The challenge for politicians who may feel tempted to join Lindsay Tanner in lamenting the dumbing down of politics is to find new ways of engaging with voters. Today’s Essential Report suggests that voters remain as interested in politics as ever, and if anything are a little more interested now than in recent years. However, they are clearly being poorly served by politicians obsessed with managing the media cycle and a media focused, as voters see it, on personalities over policies, and presenting only one side of a story.

From the media’s point of view, the arch-villain is clear: the internet has choked off the flow of revenue to the bastion of in-depth political journalism, the daily newspaper, wrecking a revenue model that funded quality journalism and a collective public space in which informed political discussion was taken for granted. For politicians, however, the internet should be a key tool of engagement with voters.

And while there is much talk of the political impact of social media, too few Australian politicians, and certainly not the major political parties, see it as anything other than yet another form of broadcast medium, serving only to deliver content to receptive audiences. Unfortunately, audiences are no longer content to be passive recipients, either of entertainment or of political propaganda, especially propaganda that treats them, as Tanner has suggested, like children.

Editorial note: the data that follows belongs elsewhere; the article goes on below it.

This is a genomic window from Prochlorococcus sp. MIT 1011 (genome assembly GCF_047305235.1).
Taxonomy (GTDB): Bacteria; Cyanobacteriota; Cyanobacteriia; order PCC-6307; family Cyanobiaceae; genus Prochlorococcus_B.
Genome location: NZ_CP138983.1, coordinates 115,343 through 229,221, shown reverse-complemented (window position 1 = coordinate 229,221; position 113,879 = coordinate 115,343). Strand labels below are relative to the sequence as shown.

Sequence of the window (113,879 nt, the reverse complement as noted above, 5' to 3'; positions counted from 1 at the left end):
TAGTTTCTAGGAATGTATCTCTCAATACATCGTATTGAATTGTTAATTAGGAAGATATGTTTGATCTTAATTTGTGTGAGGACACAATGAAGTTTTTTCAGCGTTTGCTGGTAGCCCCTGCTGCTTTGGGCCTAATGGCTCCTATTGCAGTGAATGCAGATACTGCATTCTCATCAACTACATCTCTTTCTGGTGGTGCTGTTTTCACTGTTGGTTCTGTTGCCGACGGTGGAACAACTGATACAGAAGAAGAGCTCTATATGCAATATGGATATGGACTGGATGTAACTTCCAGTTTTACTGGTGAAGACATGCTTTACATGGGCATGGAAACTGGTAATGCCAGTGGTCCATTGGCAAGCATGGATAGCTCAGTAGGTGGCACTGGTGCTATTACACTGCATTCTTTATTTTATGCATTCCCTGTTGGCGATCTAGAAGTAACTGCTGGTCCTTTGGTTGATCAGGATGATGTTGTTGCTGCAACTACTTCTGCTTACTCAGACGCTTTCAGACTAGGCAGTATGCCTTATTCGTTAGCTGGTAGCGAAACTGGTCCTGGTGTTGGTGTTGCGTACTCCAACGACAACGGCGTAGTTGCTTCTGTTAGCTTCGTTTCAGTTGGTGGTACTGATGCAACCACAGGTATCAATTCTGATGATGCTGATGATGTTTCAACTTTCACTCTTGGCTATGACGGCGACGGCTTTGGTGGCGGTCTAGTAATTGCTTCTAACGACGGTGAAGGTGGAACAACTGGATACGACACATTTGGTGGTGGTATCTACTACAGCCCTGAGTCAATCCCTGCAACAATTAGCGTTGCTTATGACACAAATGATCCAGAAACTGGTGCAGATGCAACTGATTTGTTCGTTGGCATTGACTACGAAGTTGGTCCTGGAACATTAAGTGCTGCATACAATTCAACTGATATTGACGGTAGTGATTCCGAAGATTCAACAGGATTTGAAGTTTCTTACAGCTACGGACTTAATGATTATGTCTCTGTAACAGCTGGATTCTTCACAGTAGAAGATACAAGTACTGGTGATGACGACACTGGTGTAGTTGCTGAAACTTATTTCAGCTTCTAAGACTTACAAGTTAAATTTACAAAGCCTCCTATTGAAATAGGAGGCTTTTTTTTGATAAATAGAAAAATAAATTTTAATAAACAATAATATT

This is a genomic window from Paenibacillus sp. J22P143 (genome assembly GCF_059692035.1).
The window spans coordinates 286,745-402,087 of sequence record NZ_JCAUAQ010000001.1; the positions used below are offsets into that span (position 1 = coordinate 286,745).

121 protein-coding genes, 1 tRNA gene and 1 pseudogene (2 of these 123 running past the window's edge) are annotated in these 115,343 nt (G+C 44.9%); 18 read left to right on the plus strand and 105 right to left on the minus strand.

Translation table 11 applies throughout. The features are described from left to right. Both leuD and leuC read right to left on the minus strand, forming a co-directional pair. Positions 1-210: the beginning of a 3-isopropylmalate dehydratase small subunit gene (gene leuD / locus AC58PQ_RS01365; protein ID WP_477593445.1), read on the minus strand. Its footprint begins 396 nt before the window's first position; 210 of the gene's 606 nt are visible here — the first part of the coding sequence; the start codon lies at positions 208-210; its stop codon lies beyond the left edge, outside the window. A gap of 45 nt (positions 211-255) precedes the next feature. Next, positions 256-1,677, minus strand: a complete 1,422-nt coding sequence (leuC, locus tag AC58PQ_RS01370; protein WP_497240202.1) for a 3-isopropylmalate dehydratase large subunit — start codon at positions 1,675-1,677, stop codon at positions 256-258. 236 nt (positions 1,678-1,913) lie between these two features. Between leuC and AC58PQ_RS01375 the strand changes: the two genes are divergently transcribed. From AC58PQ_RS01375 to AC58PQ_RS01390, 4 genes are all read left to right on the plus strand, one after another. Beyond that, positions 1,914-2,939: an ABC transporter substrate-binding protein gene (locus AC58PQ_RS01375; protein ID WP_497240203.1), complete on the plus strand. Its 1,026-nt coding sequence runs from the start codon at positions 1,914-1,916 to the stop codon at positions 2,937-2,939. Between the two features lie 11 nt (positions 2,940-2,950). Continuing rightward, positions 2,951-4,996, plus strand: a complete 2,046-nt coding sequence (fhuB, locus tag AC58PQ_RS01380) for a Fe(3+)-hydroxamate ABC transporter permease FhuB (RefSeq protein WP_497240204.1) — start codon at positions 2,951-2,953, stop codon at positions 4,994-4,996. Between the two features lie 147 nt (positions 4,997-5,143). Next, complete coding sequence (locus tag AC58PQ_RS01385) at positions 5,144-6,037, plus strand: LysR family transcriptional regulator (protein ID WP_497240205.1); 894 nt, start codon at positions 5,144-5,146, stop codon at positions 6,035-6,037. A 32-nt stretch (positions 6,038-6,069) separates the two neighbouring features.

They want a conversation, and they want control – the one thing neither political parties, nor the mainstream media, want to give them. There does exist the opportunity for an enterprising politician to carve out an alternative to the game of spin and trivia that has become the default mode of Australian politics. It lies in seeking to connect with voters in a way that creates a genuine dialogue and which gives voters greater control not just over how they communicate with politicians, but how they participate in politics themselves – including via preselections and election campaigning.

It is undoubtedly risky — ceding power always presents risks — but nothing else presents an opportunity to break out of the cycle of dumbing down that has overtaken us in recent years.


As we hit the publish button, reports are filing in that US President Barack Obama is about to announce that Osama Bin Laden has been killed by US forces in a mansion outside of Islamabad, Pakistan. Check back to the Crikey website for a report from Bernard Keane immediately after the President’s address.

Peter Fray

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